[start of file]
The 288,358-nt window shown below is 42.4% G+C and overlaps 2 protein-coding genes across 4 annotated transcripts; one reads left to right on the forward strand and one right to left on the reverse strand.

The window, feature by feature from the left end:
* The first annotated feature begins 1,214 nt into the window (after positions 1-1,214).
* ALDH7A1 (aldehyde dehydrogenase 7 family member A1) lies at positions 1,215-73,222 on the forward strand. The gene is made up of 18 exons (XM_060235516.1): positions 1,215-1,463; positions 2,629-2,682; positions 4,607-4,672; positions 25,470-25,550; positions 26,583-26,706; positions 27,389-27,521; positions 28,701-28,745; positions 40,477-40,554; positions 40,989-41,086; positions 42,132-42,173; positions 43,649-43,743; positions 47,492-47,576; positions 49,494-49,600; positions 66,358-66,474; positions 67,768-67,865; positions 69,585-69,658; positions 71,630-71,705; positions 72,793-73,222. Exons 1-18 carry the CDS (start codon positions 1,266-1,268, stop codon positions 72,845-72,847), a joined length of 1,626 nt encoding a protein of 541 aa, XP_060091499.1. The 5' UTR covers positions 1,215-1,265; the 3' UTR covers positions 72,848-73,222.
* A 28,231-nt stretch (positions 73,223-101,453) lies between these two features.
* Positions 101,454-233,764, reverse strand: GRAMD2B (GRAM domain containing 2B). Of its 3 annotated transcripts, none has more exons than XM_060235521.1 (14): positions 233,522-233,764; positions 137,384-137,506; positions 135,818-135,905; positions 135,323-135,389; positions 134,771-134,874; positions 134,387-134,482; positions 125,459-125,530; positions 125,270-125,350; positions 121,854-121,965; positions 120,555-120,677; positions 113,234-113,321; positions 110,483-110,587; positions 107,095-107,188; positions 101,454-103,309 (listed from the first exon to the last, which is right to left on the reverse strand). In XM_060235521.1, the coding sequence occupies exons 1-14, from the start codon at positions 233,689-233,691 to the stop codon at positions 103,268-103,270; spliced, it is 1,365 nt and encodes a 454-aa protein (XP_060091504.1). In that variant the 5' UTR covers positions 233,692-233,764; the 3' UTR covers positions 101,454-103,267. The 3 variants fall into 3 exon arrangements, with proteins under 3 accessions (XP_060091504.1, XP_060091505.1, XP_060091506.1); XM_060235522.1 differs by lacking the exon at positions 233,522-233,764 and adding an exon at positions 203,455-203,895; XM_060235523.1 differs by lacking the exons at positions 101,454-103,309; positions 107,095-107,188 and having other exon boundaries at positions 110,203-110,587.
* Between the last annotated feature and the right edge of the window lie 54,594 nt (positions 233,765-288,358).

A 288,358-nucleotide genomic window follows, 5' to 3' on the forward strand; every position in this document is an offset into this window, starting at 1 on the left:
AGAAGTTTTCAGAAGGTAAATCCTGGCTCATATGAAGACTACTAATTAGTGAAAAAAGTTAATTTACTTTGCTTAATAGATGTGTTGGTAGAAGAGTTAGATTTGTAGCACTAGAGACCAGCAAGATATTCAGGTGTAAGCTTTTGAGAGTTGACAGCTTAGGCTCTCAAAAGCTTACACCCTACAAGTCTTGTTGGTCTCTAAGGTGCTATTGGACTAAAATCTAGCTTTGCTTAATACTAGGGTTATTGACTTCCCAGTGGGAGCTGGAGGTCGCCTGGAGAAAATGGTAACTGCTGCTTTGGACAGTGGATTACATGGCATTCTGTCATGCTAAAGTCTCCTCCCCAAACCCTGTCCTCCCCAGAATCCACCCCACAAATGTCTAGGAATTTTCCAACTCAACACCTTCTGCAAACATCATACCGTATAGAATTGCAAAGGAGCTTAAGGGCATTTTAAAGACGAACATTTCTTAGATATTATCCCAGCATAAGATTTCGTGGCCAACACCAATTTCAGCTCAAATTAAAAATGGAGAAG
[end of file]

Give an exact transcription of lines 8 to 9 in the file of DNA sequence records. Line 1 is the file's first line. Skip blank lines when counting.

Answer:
A 288,358-nucleotide genomic window follows, 5' to 3' on the forward strand; every position in this document is an offset into this window, starting at 1 on the left:
AGAAGTTTTCAGAAGGTAAATCCTGGCTCATATGAAGACTACTAATTAGTGAAAAAAGTTAATTTACTTTGCTTAATAGATGTGTTGGTAGAAGAGTTAGATTTGTAGCACTAGAGACCAGCAAGATATTCAGGTGTAAGCTTTTGAGAGTTGACAGCTTAGGCTCTCAAAAGCTTACACCCTACAAGTCTTGTTGGTCTCTAAGGTGCTATTGGACTAAAATCTAGCTTTGCTTAATACTAGGGTTATTGACTTCCCAGTGGGAGCTGGAGGTCGCCTGGAGAAAATGGTAACTGCTGCTTTGGACAGTGGATTACATGGCATTCTGTCATGCTAAAGTCTCCTCCCCAAACCCTGTCCTCCCCAGAATCCACCCCACAAATGTCTAGGAATTTTCCAACTCAACACCTTCTGCAAACATCATACCGTATAGAATTGCAAAGGAGCTTAAGGGCATTTTAAAGACGAACATTTCTTAGATATTATCCCAGCATAAGATTTCGTGGCCAACACCAATTTCAGCTCAAATTAAAAATGGAGAAG